# Holmgren uniqueness theorem

Given a system of linear partial differential equations^{} with analytic coefficients ${a}_{j{i}_{1},\mathrm{\dots},{i}_{m}}$ and ${b}_{i}$

$$\sum _{j,{i}_{1},\mathrm{\dots},{i}_{m}}{a}_{j{i}_{1},\mathrm{\dots},{i}_{m}}({x}_{1},\mathrm{\dots},{x}_{m})\frac{{\partial}^{{i}_{1}+\mathrm{\cdots}+{i}_{m}}{u}_{j}}{\partial {x}_{1}^{{i}_{1}}\mathrm{\dots}\partial {x}_{m}^{{i}_{m}}}={b}_{i}({x}_{1},\mathrm{\dots},{x}_{m})$$ |

and analytic Cauchy data specified along a noncharacteristic analytic surface, there exists a neighborhood of the surface such that every smooth solution of the system defined in that neighborhood is analytic.

This theorem stengthens the Cauchy-Kowalewski theorem. While the latter theorem asserts that a unique analytic solution exists, it still allows the possibility that there might exist non-analytic solutions. Holmgren’s theorem asserts that this is not the case for linear systems.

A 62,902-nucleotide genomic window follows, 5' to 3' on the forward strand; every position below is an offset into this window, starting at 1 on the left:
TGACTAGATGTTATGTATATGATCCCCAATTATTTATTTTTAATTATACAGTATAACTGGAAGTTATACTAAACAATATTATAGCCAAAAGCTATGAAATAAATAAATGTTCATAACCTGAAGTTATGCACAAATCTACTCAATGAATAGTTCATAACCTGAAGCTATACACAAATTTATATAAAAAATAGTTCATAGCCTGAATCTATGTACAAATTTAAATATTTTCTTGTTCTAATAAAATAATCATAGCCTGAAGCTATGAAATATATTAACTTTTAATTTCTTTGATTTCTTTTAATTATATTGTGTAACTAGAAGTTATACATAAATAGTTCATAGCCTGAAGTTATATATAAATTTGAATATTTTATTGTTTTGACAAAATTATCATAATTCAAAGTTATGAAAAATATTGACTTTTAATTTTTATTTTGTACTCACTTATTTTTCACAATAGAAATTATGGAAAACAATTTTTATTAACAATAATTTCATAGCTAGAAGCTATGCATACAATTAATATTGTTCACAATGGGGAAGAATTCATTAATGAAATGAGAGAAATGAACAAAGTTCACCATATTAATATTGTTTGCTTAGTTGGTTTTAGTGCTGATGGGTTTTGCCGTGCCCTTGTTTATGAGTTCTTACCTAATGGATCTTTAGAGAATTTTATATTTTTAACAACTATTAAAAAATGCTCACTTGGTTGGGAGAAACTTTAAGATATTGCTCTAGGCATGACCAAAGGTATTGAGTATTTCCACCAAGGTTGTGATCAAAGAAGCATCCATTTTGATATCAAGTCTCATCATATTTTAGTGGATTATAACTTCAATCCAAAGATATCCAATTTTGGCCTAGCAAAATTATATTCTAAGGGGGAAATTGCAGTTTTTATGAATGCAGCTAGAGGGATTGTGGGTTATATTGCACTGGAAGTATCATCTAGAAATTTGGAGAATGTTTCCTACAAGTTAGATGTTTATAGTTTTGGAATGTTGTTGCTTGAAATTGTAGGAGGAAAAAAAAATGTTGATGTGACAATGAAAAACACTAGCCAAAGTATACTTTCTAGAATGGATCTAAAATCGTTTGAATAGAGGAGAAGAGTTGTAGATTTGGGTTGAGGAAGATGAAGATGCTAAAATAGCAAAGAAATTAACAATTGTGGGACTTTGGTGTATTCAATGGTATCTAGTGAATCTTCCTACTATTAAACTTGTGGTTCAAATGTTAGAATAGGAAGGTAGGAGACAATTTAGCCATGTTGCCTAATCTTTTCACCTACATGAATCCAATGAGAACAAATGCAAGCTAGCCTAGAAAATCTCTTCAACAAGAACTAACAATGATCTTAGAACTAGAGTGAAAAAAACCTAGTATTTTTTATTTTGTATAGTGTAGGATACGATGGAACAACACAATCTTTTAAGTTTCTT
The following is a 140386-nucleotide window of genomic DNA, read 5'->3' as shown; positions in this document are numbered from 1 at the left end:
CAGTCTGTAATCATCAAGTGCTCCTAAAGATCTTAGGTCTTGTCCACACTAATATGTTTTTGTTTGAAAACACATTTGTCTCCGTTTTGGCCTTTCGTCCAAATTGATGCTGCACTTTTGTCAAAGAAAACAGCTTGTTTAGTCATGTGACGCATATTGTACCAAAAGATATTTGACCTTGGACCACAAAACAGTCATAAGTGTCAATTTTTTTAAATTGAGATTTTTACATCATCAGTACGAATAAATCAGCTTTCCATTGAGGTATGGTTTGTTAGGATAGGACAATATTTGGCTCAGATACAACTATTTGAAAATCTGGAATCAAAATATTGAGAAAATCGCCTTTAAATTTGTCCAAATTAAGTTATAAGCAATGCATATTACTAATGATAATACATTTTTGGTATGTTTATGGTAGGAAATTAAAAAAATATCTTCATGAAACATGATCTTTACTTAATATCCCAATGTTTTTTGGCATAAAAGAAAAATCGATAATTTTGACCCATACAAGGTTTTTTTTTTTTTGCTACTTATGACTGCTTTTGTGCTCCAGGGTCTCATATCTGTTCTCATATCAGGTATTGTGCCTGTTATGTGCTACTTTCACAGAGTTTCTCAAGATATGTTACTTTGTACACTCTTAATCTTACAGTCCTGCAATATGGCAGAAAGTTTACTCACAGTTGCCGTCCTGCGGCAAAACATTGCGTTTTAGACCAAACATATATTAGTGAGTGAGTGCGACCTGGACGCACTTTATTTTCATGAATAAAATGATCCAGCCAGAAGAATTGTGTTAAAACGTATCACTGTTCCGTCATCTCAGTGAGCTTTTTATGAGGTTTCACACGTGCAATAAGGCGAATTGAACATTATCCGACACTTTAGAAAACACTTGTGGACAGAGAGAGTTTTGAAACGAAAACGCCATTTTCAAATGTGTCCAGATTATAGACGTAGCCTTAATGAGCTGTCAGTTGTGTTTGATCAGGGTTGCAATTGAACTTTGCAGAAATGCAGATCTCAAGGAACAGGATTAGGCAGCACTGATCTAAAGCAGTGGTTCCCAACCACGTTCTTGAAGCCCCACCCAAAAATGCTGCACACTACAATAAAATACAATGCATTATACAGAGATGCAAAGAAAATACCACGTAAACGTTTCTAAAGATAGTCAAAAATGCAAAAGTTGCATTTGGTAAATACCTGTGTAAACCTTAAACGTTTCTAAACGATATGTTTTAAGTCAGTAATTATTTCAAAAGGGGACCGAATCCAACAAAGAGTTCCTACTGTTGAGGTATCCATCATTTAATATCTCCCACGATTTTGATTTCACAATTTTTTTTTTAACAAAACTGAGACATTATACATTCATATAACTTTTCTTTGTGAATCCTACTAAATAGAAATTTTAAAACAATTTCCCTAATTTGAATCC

It is often possible to determine the neighborhood in which Holmgren’s theorem holds explicitly. For instance, for many hyperbolic equations, one can show that this neighborhood can be taken to be the entire domain of dependence of the surface along which the boundary values were specified.

Title | Holmgren uniqueness theorem |
---|---|

Canonical name | HolmgrenUniquenessTheorem |

Date of creation | 2013-03-22 14:37:24 |

Last modified on | 2013-03-22 14:37:24 |

Owner | rspuzio (6075) |

Last modified by | rspuzio (6075) |

Numerical id | 11 |

Author | rspuzio (6075) |

Entry type | Theorem |

Classification | msc 35A10 |